Jason Sims, Suspend III, 2010, wood, reflective glass, mirror, blown glass and fluorescent lights, 82 x 82 x 17cm, Photograph Phillipa Mount
I saw this exhibition one weekend at Syndicate, and I must say how much I enjoyed it. The artist has used mirrors and lights to create lightboxes that defy their simplicity. Each one, by virtue of its repeated reflections, presents an illusion of unfolding space that often twists and turns, and always fades to pure black. Some of the works feature an element of blown glass in the shape of a dome, which seems to hover in midair as it reflects its environment within the frame. These works create a spatial depth that is almost holographic, making them appear bigger (deeper) than they are.

I've seen mirrors used before in artworks, and most often I've regarded it as gimmicky--a sort of cheap, easy and rather non-creative way to incorporate a representation of infinity or multiplicity. Jason Sims' works either bypass or transcend such considerations, by presenting an illusion of space that is not necessarily infinite, but the end of which lies just beyond visual reach, while simultaneously providing us with visual cues which insistently focus our attention on the elements closest to us (think "push/pull"). Moreover, they present our minds with a compelling paradox, where what we see there is at odds with what we know to be there. Finally, the utter lack of content in these works makes them truly a pure experience that is unable to be misunderstood, for the resonance they produce exists Nowhere but within the mind of the viewer.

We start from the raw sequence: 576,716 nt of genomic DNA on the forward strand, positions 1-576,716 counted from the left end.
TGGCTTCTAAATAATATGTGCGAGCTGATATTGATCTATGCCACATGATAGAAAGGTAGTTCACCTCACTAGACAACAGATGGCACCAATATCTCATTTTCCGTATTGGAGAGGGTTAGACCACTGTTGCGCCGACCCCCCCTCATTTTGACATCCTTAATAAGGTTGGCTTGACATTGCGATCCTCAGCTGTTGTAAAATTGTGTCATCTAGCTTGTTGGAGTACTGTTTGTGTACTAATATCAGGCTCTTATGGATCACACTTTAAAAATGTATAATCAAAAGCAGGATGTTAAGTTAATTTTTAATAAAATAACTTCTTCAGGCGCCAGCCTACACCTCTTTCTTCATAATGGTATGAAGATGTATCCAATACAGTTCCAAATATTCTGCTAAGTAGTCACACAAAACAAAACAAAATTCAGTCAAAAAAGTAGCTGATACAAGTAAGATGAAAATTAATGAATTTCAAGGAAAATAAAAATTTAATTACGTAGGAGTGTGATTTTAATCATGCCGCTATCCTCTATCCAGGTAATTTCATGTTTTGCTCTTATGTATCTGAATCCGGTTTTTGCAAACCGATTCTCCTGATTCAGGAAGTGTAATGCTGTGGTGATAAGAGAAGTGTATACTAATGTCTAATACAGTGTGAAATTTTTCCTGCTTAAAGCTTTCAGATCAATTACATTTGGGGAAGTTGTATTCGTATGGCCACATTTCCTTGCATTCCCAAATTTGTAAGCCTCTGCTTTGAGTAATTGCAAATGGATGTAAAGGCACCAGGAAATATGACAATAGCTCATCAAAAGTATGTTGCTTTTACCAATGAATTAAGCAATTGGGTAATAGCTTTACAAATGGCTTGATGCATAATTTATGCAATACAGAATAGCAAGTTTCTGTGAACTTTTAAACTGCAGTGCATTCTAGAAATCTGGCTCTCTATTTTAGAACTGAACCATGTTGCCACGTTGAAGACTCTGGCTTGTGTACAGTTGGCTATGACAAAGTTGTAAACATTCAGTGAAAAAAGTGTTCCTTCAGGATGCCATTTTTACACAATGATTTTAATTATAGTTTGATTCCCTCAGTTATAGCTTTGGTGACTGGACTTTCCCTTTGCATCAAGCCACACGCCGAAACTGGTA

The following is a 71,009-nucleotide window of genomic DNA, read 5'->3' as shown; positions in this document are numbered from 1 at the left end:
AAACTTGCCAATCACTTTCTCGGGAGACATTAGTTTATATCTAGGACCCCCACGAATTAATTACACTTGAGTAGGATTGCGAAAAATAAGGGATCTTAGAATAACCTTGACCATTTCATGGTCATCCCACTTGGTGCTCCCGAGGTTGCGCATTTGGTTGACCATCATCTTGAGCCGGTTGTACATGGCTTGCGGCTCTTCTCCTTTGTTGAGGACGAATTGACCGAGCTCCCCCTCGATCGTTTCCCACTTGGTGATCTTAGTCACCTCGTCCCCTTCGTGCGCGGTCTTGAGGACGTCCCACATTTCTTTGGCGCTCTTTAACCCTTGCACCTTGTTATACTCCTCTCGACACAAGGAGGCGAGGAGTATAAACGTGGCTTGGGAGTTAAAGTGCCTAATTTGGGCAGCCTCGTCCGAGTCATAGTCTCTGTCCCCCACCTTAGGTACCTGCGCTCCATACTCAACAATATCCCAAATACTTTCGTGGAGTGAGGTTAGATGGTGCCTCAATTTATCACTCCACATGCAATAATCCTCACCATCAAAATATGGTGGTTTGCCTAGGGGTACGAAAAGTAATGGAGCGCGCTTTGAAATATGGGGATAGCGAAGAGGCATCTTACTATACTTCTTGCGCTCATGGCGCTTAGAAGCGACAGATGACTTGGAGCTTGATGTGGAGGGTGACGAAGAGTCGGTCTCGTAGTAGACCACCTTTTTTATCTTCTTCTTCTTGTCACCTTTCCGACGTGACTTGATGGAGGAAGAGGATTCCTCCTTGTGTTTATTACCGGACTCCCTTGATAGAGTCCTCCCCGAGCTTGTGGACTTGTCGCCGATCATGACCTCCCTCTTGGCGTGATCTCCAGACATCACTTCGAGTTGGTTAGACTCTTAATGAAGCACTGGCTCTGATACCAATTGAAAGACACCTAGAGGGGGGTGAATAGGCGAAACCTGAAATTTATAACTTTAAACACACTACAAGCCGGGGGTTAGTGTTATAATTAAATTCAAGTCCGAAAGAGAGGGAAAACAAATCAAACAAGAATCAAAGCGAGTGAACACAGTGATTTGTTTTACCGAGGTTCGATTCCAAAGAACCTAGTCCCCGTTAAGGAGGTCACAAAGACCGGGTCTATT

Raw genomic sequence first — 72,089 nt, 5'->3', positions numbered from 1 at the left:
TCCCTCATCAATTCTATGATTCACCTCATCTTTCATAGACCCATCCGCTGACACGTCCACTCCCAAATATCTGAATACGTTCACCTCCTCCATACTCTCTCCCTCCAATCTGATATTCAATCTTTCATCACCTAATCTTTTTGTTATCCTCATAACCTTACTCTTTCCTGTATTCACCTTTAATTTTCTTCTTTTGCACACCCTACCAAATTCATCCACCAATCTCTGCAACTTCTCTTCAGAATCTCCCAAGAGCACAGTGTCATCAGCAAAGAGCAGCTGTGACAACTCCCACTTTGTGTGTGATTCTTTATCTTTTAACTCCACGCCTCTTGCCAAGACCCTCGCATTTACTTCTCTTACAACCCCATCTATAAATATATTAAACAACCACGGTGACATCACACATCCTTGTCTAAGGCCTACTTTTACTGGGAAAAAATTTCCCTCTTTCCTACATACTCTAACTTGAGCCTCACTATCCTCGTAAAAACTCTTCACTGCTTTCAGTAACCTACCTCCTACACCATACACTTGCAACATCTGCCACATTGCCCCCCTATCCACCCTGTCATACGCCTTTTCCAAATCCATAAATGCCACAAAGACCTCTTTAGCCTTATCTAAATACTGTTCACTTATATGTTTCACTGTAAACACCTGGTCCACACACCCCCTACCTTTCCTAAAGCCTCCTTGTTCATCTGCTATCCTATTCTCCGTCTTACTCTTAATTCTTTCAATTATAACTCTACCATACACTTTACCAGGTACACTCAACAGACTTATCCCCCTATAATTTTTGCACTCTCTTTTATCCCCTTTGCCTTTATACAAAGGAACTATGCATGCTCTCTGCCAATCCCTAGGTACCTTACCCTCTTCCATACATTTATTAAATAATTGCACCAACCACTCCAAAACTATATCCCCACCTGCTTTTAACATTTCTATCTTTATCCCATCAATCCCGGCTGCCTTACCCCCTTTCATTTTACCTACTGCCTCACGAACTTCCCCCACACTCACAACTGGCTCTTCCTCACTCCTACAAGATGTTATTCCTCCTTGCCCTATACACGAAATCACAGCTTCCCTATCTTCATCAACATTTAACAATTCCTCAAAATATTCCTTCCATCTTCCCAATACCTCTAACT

www.jasonsims.com.au

Above: Jason Sims, Suspend III, 2010, wood, reflective glass, mirror, blown glass and fluorescent lights, 82 x 82 x 17cm
Photograph Phillipa Mount


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